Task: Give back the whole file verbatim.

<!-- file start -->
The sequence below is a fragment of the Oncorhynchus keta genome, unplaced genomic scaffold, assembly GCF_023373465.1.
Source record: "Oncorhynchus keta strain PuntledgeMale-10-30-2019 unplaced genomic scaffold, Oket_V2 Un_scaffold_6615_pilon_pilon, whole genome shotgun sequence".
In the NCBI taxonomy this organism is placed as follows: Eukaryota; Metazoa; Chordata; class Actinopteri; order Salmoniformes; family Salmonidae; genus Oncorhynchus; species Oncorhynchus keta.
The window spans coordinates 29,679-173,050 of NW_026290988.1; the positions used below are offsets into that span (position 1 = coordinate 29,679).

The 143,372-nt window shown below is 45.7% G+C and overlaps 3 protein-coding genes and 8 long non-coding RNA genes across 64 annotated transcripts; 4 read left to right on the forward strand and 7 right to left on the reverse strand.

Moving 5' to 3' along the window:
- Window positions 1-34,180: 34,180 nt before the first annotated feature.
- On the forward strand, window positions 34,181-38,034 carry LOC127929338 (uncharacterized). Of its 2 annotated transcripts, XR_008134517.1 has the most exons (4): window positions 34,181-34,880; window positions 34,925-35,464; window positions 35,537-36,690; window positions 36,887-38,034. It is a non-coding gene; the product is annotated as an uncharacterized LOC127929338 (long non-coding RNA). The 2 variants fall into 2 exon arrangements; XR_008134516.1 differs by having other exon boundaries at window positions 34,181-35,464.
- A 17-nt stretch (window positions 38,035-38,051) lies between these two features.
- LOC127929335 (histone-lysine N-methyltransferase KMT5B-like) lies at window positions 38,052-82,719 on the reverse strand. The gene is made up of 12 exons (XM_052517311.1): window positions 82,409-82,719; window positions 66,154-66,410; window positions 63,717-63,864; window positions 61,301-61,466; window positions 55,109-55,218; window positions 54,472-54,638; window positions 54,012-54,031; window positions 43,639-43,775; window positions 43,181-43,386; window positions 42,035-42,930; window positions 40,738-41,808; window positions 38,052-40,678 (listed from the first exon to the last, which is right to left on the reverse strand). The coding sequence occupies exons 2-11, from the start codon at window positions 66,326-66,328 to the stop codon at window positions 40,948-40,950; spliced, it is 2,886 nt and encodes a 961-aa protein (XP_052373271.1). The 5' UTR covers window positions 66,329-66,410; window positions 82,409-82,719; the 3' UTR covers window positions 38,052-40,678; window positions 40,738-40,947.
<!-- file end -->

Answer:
The sequence below is a fragment of the Oncorhynchus keta genome, unplaced genomic scaffold, assembly GCF_023373465.1.
Source record: "Oncorhynchus keta strain PuntledgeMale-10-30-2019 unplaced genomic scaffold, Oket_V2 Un_scaffold_6615_pilon_pilon, whole genome shotgun sequence".
In the NCBI taxonomy this organism is placed as follows: Eukaryota; Metazoa; Chordata; class Actinopteri; order Salmoniformes; family Salmonidae; genus Oncorhynchus; species Oncorhynchus keta.
The window spans coordinates 29,679-173,050 of NW_026290988.1; the positions used below are offsets into that span (position 1 = coordinate 29,679).

The 143,372-nt window shown below is 45.7% G+C and overlaps 3 protein-coding genes and 8 long non-coding RNA genes across 64 annotated transcripts; 4 read left to right on the forward strand and 7 right to left on the reverse strand.

Moving 5' to 3' along the window:
- Window positions 1-34,180: 34,180 nt before the first annotated feature.
- On the forward strand, window positions 34,181-38,034 carry LOC127929338 (uncharacterized). Of its 2 annotated transcripts, XR_008134517.1 has the most exons (4): window positions 34,181-34,880; window positions 34,925-35,464; window positions 35,537-36,690; window positions 36,887-38,034. It is a non-coding gene; the product is annotated as an uncharacterized LOC127929338 (long non-coding RNA). The 2 variants fall into 2 exon arrangements; XR_008134516.1 differs by having other exon boundaries at window positions 34,181-35,464.
- A 17-nt stretch (window positions 38,035-38,051) lies between these two features.
- LOC127929335 (histone-lysine N-methyltransferase KMT5B-like) lies at window positions 38,052-82,719 on the reverse strand. The gene is made up of 12 exons (XM_052517311.1): window positions 82,409-82,719; window positions 66,154-66,410; window positions 63,717-63,864; window positions 61,301-61,466; window positions 55,109-55,218; window positions 54,472-54,638; window positions 54,012-54,031; window positions 43,639-43,775; window positions 43,181-43,386; window positions 42,035-42,930; window positions 40,738-41,808; window positions 38,052-40,678 (listed from the first exon to the last, which is right to left on the reverse strand). The coding sequence occupies exons 2-11, from the start codon at window positions 66,326-66,328 to the stop codon at window positions 40,948-40,950; spliced, it is 2,886 nt and encodes a 961-aa protein (XP_052373271.1). The 5' UTR covers window positions 66,329-66,410; window positions 82,409-82,719; the 3' UTR covers window positions 38,052-40,678; window positions 40,738-40,947.